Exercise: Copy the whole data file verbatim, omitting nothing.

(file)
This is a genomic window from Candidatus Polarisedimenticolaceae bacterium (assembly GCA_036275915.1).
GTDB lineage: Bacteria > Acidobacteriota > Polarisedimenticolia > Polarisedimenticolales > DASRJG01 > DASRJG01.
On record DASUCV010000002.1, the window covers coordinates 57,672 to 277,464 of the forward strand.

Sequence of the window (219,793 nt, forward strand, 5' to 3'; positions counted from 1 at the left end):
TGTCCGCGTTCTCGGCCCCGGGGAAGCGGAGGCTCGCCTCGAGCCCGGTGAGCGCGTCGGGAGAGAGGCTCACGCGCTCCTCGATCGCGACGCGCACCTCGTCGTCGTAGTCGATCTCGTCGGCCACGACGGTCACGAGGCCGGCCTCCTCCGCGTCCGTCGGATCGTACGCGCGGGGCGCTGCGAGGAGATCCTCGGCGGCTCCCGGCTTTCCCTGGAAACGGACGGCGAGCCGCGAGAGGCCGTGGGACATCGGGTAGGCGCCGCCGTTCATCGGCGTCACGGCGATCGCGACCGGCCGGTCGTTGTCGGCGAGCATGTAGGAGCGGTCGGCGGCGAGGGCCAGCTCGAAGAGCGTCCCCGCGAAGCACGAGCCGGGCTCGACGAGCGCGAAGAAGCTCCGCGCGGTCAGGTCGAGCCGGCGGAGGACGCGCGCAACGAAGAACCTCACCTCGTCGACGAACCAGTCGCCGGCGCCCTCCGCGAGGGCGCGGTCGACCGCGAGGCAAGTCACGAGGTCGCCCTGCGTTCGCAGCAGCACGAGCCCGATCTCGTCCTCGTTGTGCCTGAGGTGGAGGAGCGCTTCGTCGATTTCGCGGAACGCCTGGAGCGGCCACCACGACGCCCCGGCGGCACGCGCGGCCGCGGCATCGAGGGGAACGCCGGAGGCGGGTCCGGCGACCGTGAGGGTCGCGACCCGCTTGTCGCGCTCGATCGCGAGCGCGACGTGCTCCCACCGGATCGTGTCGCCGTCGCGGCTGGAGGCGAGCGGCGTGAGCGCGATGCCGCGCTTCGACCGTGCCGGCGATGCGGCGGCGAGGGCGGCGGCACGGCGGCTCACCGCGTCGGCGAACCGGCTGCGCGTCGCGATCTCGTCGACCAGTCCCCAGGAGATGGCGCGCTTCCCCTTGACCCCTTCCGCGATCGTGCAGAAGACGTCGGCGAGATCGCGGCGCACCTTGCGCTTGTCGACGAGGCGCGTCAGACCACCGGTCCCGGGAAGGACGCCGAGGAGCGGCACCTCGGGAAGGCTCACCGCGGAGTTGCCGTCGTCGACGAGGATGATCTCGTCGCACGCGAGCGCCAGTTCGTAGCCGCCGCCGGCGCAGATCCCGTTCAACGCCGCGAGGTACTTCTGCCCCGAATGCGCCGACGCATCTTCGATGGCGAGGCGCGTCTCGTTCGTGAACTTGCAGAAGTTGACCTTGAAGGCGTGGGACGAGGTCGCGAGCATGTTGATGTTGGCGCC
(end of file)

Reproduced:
This is a genomic window from Candidatus Polarisedimenticolaceae bacterium (assembly GCA_036275915.1).
GTDB lineage: Bacteria > Acidobacteriota > Polarisedimenticolia > Polarisedimenticolales > DASRJG01 > DASRJG01.
On record DASUCV010000002.1, the window covers coordinates 57,672 to 277,464 of the forward strand.

Sequence of the window (219,793 nt, forward strand, 5' to 3'; positions counted from 1 at the left end):
TGTCCGCGTTCTCGGCCCCGGGGAAGCGGAGGCTCGCCTCGAGCCCGGTGAGCGCGTCGGGAGAGAGGCTCACGCGCTCCTCGATCGCGACGCGCACCTCGTCGTCGTAGTCGATCTCGTCGGCCACGACGGTCACGAGGCCGGCCTCCTCCGCGTCCGTCGGATCGTACGCGCGGGGCGCTGCGAGGAGATCCTCGGCGGCTCCCGGCTTTCCCTGGAAACGGACGGCGAGCCGCGAGAGGCCGTGGGACATCGGGTAGGCGCCGCCGTTCATCGGCGTCACGGCGATCGCGACCGGCCGGTCGTTGTCGGCGAGCATGTAGGAGCGGTCGGCGGCGAGGGCCAGCTCGAAGAGCGTCCCCGCGAAGCACGAGCCGGGCTCGACGAGCGCGAAGAAGCTCCGCGCGGTCAGGTCGAGCCGGCGGAGGACGCGCGCAACGAAGAACCTCACCTCGTCGACGAACCAGTCGCCGGCGCCCTCCGCGAGGGCGCGGTCGACCGCGAGGCAAGTCACGAGGTCGCCCTGCGTTCGCAGCAGCACGAGCCCGATCTCGTCCTCGTTGTGCCTGAGGTGGAGGAGCGCTTCGTCGATTTCGCGGAACGCCTGGAGCGGCCACCACGACGCCCCGGCGGCACGCGCGGCCGCGGCATCGAGGGGAACGCCGGAGGCGGGTCCGGCGACCGTGAGGGTCGCGACCCGCTTGTCGCGCTCGATCGCGAGCGCGACGTGCTCCCACCGGATCGTGTCGCCGTCGCGGCTGGAGGCGAGCGGCGTGAGCGCGATGCCGCGCTTCGACCGTGCCGGCGATGCGGCGGCGAGGGCGGCGGCACGGCGGCTCACCGCGTCGGCGAACCGGCTGCGCGTCGCGATCTCGTCGACCAGTCCCCAGGAGATGGCGCGCTTCCCCTTGACCCCTTCCGCGATCGTGCAGAAGACGTCGGCGAGATCGCGGCGCACCTTGCGCTTGTCGACGAGGCGCGTCAGACCACCGGTCCCGGGAAGGACGCCGAGGAGCGGCACCTCGGGAAGGCTCACCGCGGAGTTGCCGTCGTCGACGAGGATGATCTCGTCGCACGCGAGCGCCAGTTCGTAGCCGCCGCCGGCGCAGATCCCGTTCAACGCCGCGAGGTACTTCTGCCCCGAATGCGCCGACGCATCTTCGATGGCGAGGCGCGTCTCGTTCGTGAACTTGCAGAAGTTGACCTTGAAGGCGTGGGACGAGGTCGCGAGCATGTTGATGTTGGCGCC